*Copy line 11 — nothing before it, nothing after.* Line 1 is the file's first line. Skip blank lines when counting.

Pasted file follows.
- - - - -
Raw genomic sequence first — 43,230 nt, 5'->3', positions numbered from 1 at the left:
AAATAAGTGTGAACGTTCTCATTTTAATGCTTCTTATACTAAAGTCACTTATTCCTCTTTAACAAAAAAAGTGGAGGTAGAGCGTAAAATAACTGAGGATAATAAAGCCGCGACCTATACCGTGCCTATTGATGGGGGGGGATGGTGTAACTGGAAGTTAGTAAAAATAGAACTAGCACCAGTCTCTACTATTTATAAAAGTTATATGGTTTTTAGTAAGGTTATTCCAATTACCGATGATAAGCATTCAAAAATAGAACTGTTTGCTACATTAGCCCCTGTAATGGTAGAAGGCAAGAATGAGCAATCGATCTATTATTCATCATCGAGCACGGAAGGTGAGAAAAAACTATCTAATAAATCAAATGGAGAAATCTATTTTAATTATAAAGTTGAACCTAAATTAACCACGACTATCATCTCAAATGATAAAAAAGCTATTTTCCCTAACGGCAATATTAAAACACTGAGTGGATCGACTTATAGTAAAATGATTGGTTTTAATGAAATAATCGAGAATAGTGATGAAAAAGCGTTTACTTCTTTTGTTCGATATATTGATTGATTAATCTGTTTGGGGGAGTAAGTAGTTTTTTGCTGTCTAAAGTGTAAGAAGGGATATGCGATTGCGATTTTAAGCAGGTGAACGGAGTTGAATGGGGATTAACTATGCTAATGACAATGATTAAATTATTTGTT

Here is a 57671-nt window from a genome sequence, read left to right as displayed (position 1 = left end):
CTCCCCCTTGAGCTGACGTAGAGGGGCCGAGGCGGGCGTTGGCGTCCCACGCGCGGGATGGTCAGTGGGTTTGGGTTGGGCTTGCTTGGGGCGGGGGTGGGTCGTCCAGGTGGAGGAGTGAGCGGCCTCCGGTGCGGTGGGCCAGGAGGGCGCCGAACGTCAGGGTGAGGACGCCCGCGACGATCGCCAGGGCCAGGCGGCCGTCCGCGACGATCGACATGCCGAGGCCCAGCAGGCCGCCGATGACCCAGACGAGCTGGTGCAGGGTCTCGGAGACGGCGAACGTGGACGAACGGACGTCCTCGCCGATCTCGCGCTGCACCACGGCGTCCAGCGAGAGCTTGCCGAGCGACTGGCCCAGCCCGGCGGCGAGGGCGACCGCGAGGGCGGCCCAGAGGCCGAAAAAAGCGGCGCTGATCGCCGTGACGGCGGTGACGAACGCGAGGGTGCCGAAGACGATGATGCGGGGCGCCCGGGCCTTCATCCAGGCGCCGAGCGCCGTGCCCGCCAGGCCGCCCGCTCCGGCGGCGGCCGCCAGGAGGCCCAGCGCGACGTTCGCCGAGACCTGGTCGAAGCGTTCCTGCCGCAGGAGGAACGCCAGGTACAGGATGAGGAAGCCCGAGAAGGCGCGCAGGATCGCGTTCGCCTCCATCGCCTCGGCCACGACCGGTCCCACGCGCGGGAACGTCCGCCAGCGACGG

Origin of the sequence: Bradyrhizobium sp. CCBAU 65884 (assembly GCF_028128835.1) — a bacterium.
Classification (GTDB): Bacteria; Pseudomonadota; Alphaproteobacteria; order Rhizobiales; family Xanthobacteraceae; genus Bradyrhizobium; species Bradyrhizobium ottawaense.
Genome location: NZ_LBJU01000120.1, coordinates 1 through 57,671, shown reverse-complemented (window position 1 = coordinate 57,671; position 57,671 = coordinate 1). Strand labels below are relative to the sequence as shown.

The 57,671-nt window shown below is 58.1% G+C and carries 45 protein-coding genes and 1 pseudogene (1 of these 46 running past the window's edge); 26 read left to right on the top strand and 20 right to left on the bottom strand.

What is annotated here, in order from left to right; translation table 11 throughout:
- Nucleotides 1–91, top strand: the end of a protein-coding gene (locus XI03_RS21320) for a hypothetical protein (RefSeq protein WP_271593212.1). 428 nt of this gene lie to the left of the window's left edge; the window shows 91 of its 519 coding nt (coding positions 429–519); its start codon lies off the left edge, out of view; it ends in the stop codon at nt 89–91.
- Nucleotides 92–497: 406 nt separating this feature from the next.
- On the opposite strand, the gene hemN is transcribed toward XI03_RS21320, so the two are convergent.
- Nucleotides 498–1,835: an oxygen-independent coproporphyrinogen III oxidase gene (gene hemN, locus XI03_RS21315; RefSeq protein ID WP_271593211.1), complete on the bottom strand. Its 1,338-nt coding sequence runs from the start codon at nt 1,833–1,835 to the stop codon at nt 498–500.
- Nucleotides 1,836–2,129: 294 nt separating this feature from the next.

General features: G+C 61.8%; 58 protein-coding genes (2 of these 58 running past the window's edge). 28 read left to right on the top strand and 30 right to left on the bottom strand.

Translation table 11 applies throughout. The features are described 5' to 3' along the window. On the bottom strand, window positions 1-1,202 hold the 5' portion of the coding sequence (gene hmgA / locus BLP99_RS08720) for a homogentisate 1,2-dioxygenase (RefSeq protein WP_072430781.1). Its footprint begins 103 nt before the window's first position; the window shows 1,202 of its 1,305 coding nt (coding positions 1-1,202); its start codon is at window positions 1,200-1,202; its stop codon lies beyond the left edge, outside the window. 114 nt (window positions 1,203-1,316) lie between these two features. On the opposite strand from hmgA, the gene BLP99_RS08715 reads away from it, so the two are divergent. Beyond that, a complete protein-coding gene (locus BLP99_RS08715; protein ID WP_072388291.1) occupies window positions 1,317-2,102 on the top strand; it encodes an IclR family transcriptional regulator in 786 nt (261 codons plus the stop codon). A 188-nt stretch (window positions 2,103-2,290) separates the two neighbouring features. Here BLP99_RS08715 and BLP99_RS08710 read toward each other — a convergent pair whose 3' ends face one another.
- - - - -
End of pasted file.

- Nucleotides 92–497: 406 nt separating this feature from the next.